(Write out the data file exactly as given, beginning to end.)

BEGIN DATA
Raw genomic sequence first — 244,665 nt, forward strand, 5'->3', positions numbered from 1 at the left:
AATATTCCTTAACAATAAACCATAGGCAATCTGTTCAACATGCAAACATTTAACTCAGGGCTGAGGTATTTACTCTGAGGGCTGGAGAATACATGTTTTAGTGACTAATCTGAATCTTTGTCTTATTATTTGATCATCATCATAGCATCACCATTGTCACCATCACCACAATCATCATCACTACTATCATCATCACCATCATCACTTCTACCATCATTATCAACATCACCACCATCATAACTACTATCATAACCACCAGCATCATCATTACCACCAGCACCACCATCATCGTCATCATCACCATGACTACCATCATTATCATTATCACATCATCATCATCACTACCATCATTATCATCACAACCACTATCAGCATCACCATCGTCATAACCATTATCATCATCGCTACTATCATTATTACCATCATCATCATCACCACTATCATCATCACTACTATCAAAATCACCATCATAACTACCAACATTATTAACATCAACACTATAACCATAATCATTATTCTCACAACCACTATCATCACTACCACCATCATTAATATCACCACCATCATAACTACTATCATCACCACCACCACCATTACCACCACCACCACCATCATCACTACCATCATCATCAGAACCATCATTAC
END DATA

Raw genomic sequence first — 244,665 nt, forward strand, 5'->3', positions numbered from 1 at the left:
AATATTCCTTAACAATAAACCATAGGCAATCTGTTCAACATGCAAACATTTAACTCAGGGCTGAGGTATTTACTCTGAGGGCTGGAGAATACATGTTTTAGTGACTAATCTGAATCTTTGTCTTATTATTTGATCATCATCATAGCATCACCATTGTCACCATCACCACAATCATCATCACTACTATCATCATCACCATCATCACTTCTACCATCATTATCAACATCACCACCATCATAACTACTATCATAACCACCAGCATCATCATTACCACCAGCACCACCATCATCGTCATCATCACCATGACTACCATCATTATCATTATCACATCATCATCATCACTACCATCATTATCATCACAACCACTATCAGCATCACCATCGTCATAACCATTATCATCATCGCTACTATCATTATTACCATCATCATCATCACCACTATCATCATCACTACTATCAAAATCACCATCATAACTACCAACATTATTAACATCAACACTATAACCATAATCATTATTCTCACAACCACTATCATCACTACCACCATCATTAATATCACCACCATCATAACTACTATCATCACCACCACCACCATTACCACCACCACCACCATCATCACTACCATCATCATCAGAACCATCATTAC